By Alexander Hochreutener, JMI Intern & FSU Junior in Finance & Economics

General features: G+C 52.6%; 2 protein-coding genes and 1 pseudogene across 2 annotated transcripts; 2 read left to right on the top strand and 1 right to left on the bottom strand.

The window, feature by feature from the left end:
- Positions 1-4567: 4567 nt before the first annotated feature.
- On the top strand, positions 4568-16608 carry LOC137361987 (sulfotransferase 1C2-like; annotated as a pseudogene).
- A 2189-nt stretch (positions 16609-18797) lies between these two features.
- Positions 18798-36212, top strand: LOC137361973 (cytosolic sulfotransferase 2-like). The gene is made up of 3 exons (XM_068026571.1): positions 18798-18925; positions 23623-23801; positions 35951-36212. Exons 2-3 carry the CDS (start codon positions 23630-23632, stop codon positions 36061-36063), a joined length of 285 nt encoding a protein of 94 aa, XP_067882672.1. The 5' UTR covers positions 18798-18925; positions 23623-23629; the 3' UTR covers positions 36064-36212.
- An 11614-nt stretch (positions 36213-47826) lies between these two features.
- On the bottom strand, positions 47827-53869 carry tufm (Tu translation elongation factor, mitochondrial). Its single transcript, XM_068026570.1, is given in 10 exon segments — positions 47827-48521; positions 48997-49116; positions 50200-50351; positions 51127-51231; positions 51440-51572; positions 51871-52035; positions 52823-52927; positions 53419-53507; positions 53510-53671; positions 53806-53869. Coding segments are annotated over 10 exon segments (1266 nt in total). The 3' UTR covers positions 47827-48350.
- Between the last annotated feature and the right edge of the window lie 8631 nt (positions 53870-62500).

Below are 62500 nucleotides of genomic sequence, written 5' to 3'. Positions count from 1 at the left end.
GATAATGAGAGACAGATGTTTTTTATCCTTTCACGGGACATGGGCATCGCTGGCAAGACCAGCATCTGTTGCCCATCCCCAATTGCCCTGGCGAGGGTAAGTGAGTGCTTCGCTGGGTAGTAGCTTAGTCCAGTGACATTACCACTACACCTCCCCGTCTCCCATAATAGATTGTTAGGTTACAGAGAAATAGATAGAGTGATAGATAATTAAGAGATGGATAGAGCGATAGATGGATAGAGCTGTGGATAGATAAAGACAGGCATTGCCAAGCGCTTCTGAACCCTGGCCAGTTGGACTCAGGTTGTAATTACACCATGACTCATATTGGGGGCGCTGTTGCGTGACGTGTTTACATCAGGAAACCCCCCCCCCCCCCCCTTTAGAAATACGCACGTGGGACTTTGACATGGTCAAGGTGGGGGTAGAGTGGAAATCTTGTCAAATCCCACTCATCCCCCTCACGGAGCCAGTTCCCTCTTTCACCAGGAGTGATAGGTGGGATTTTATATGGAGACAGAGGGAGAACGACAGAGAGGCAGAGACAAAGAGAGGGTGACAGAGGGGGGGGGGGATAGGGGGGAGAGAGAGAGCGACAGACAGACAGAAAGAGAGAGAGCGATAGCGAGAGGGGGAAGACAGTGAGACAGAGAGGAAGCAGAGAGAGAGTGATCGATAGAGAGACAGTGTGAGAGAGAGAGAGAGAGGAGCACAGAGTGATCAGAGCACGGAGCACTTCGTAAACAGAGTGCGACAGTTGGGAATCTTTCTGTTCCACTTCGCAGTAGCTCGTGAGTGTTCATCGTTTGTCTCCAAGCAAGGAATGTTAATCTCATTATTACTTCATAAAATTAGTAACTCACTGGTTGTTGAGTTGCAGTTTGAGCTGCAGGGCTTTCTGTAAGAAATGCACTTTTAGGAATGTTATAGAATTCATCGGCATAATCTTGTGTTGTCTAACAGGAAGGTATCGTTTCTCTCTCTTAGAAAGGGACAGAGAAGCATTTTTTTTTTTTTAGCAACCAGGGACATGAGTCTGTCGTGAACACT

In 1802 Thomas Jefferson said: “We might hope to see the finances of the Union as clear and intelligible as a merchant’s books, so that every member of Congress and every man of any mind in the Union should be able to comprehend them, to investigate abuses, and consequently to control them.”Today, Freedom of Information Acts or Sunshine Laws already legally require public access to many government records, as well as access to meetings. The problem is that there is no clear legislative mandate for localities to do the same. One excuse has been that it is too costly for localities to go about being transparent, but with the increase in technology so many more feasible possibilities are available.Transparency will allow for the creation of a checks and balance system between the taxpayer and the government thereby giving taxpayers the information to perform due diligence and defend against useless spending.Florida has been a leader in transparency at the state level; however, sadly, it has lost its leadership position. The states of South Carolina and Delaware passed legislation, and Michigan recently passed an amendment, requiring school districts to post their expenditure information online. One hundred years after Florida originally became a leader in transparency, let’s hope that the state legislature and local councils will move towards developing requirements for localities to post their expenditure information online; therefore, allowing for a swift opening of local expenditures to public scrutiny.For more information, read JMI Policy Brief No. 6:  “Transparency in Government Spending: Next Steps for Florida”